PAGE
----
A. Square to lay down True and Right Lines, Level to try all Horizontals, and the Plumb-Rule to try all Uprights.

Q. What are the Immoveable Jewels?

A. Trasel Board, Rough Ashler, and Broach’d Thurnel.

Q. What are their Uses?

A. Trasel Board for the Master to draw his Designs upon, Rough Ashler for the Fellow Craft to try their jewels upon, and the Broach’d Thurnel for the Enter’d ’Prentice to learn to work upon.

Q. Have you any Lights in your Lodge?

A. Yes, Three.

Q. What do they represent?

A. Sun, Moon and Master-Mason.

N.B. These Lights are three large Candles placed on high Candlesticks.

Q. Why so?

A. Sun to rule the Day, Moon the Night, and Master-Mason his Lodge.

Q. Have you any fix'd Lights in your Lodge?

A. Yes.

Q. How many?

A. Three.

N.B. These fix’d Lights are three Windows, suppos’d (tho’ vainly) to be in every Room where a Lodge it held, but more properly, the four Cardinal Points according to the antique Rules of Masonry.

Q. How are they situated?

A. East, South and West.

Q. What are their Uses?

A. To light the Men to, at and from their Work.

Q. Why are there no Lights in the North?

A. Because the Sun darts no Rays from thence.

Q. Where stands your Master?

A. In the East.

Q. Why so?

A. As the Sun rises in the East and opens the Day, so the Master stands in the East [with his Right Hand upon his Left Breast being a Sign, and the Square about his Neck] to open the Lodge and to set his Men at Work.

Q. Where stands your Wardens?

A. In the West.

Q. What's their Business?

A. As the Sun sets in the West to close the Day, so the Wardens stand in the West [with their Right Hands upon their Left Breasts being a Sign, and the Level and Plumb-Rule about their Necks] to close the Lodge and dismiss the Men from Labour, paying their Wages.

Q. Where stands the Senior Enter'd ’Prentice?

A. In the South.

Q. What is his Business?

A. To hear and receive Instructions and welcome strange Brothers.

Q. Where stands the Junior Enter'd ’Prentice?

A. In the North.

Q. What is his Business?

A. To keep off all Cowans and Eaves-droppers.

Q. If a Cowan (or Listner) is catch'd, how is he to be punished?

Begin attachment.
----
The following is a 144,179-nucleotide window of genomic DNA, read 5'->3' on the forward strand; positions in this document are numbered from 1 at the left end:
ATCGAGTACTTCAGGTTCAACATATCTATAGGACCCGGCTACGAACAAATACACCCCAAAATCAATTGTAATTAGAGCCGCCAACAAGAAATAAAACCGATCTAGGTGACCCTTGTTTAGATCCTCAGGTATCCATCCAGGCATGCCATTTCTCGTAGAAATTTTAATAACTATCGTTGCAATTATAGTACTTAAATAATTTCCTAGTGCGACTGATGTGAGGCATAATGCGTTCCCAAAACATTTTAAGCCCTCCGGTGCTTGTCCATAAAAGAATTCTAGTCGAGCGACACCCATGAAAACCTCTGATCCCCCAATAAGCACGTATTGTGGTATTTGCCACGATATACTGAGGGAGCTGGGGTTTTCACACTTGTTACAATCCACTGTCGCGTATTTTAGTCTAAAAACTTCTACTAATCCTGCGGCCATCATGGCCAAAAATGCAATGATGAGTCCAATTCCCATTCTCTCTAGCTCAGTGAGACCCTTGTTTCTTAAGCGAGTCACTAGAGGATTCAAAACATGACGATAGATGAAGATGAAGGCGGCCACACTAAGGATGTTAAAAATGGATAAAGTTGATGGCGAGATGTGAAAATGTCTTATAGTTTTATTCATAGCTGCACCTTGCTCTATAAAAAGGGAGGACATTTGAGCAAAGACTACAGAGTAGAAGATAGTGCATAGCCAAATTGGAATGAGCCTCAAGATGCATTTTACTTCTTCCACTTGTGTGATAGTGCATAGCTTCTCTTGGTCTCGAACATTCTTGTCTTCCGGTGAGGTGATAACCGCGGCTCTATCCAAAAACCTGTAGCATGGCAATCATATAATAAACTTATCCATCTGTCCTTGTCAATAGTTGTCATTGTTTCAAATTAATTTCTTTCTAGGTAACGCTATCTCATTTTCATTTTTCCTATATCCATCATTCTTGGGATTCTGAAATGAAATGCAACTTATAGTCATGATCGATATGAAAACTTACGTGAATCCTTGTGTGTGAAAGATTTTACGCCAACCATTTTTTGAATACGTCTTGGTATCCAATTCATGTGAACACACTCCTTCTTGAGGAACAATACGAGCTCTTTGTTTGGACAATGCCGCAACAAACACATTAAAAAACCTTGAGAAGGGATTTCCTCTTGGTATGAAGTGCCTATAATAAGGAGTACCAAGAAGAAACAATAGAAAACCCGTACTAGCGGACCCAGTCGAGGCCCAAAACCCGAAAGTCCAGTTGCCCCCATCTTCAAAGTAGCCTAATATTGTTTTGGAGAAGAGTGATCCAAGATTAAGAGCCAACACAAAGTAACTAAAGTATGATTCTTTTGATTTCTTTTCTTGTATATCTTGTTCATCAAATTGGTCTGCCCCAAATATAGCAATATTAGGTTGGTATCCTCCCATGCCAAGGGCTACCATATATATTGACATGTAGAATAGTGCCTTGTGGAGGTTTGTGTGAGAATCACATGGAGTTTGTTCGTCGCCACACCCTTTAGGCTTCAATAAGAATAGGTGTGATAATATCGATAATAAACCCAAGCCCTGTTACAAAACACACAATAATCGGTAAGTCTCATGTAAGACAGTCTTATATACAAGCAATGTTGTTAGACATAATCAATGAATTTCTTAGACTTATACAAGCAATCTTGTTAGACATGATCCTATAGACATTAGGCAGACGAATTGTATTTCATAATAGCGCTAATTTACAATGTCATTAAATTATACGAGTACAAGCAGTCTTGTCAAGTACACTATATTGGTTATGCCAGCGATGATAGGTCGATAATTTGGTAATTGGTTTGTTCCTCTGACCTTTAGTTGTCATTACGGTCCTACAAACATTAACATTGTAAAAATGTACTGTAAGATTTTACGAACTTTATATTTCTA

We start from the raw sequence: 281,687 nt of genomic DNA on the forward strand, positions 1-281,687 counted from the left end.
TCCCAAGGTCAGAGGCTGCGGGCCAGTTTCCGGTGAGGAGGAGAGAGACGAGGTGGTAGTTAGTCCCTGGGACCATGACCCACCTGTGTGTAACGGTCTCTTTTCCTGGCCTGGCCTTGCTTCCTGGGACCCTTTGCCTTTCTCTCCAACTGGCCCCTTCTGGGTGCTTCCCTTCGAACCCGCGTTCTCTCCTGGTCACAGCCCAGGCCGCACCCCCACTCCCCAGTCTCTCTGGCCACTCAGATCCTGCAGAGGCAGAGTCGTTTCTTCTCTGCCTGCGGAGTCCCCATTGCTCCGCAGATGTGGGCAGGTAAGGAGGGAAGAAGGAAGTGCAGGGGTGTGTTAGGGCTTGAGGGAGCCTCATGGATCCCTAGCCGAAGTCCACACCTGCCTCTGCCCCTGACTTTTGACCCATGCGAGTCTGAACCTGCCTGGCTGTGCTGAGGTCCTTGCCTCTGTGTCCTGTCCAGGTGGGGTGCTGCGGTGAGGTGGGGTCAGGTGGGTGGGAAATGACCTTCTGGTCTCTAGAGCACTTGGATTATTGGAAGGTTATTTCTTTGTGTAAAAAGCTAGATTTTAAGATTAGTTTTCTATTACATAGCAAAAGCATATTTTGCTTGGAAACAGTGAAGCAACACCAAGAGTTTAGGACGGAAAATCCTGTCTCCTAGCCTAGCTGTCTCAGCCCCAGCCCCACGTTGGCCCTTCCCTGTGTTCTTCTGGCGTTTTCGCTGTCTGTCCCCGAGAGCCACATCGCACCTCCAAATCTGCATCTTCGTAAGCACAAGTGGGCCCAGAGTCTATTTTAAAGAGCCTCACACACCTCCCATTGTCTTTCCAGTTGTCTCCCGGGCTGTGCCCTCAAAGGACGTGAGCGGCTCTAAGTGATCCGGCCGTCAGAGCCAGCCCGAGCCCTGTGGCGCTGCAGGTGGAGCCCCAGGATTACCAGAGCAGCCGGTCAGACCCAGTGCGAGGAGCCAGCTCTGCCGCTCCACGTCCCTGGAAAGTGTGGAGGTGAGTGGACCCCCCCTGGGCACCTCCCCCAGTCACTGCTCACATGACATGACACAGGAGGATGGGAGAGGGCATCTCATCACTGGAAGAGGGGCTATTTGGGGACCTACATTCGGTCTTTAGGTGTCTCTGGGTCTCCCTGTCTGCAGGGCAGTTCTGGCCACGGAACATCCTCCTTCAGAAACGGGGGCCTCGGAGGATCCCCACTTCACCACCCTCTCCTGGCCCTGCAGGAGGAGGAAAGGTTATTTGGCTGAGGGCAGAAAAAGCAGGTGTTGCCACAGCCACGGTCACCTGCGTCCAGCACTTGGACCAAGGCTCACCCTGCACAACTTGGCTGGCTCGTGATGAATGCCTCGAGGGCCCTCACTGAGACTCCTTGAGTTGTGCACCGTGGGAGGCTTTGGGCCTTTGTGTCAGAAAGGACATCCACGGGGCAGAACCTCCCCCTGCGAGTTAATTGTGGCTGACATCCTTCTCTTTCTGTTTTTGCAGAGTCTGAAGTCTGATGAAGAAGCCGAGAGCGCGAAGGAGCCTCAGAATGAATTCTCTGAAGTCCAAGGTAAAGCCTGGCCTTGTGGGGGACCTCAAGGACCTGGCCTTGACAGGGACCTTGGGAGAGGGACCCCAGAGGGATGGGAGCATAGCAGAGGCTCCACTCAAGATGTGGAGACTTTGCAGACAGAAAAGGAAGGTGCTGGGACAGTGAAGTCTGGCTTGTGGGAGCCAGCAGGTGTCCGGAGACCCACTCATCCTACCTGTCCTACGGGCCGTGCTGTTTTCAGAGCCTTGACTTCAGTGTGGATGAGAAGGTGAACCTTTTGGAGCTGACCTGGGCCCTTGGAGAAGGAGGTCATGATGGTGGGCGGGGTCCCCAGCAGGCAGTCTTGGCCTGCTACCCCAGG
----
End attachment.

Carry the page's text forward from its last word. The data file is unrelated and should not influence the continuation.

A. To be plac'd under the Eaves of the Houses (in rainy Weather) till the Water runs in at his Shoulders and out at his Shoes.

Q. What are the Secrets of a Mason?

A. Signs, Tokens and many Words.

Q. Where do you keep those Secrets?

A. Under my Left Breast.

Q. Have you any Key to those Secrets?

A. Yes.

Q. Where do you keep it?

A. In a Bone Bone Box that neither opens nor shuts but with Ivory Keys.

Q. Does it hang or does it lie?

A. It hangs.

Q. What does it hang by?

A. A Tow-Line 9 Inches or a Span.

Q. What Metal is it of?

A. No manner of Metal at all; but a Tongue of good Report is as good behind a Brother's Back as before his Face.

N.B. The Key is the Tongue, the Bone Bone Box the Teeth, the Tow-Line the Roof of the Mouth.

Q. How many Principles are there in Masonry?

A. Four.

Q. What are they?

A. Point, Line, Superficies and Solid.

Q. Explain them.

A. Point the Centre (round which the Master cannot err) Line Length without Breadth, Superficies Length and Breadth, Solid comprehends the whole.

Q. How many Principle-Signs?

A. Four.

Q. What are they?

A. Guttural, Pectoral, Manual and Pedestal

Q. Explain them.

A. Guttural the Throat, Pectoral the Breast, Manual the Hand, Pedestal the Feet.

Q. What do you learn by being a Gentleman-Mason?

A. Secrecy, Morality and Goodfellowship.

Q. What do you learn by being an Operative Mason?

A. Hue, Square, Mould-stone, lay a Level and raise a Perpendicular.

Q. Have you seen your Master to-day?

A. Yes.

Q. How was he Cloathed?

A. In a Yellow Jacket and Blue Pair of Breeches.

N.B. The Yellow Jacket is the Compasses, and the Blue Breeches the Steel Points.

Q. How long do you serve your Master?

A. From Monday Morning to Saturday Night.

Q. How do you serve him?

A. With Chalk, Charcoal and Earthen Pan.

Q. What do they denote?

A. Freedom, Fervency and Zeal.

Ex. Give me the Enter'd ’Prentice's Sign.

Resp. Extending the Four Fingers of the Right Hand and drawing of them cross his Throat, is the Sign, and demands a Token.

N.B. A Token is by joining the Ball of the Thumb of the Right Hand upon the first Knuckle of the Fore-finger of the Brother's Right Hand that demands a Word.

Q. Give me the Word.

A. I'll letter it with You.

Exam. BOAZ. [N.B. The Exam. says B, Resp. O, Exam. A, Resp. Z, i.e. Boaz] Give me another.

Resp. JACHIN. [N.B. Boaz and Jachin were two Pillars in Solomon's Porch. 1 Kings, chap. vii. ver. 21]

Q. How old are you?

A. Under Seven. [Denoting be has not pass'd Master.]

Q. What's the Day for?

A. To See in.

Q. What's the Night for?

A. To Hear.

Q. How blows the Wind?

A. Due East and West.

Q. What's a Clock?

A. High Twelve.

The End of the Enter'd ’Prentice’s Part


Fellow-Craft’s Degree.

Q. Are you a Fellow-Craft?

A. I am.

Q. Why was you made a Fellow-Craft?

A. For the sake of the Letter G.

Q. What does that G denote?

A. Geometry, or the fifth Science.

Q. Did you ever travel?

A. Yes, East and West.

Q. Did you ever work?

A. Yes, in the Building of the Temple.

Q. Where did you receive your Wages?

A. In the middle Chamber.

Q. How came you to the middle Chamber?

A. Through the Porch.

Q. When you came through the Porch, what did you see?

A. Two great Pillars.

Q. What are they called?

A. J. B. i.e. Jachin and Boaz. (Vide 1 Kings, Chap. 7)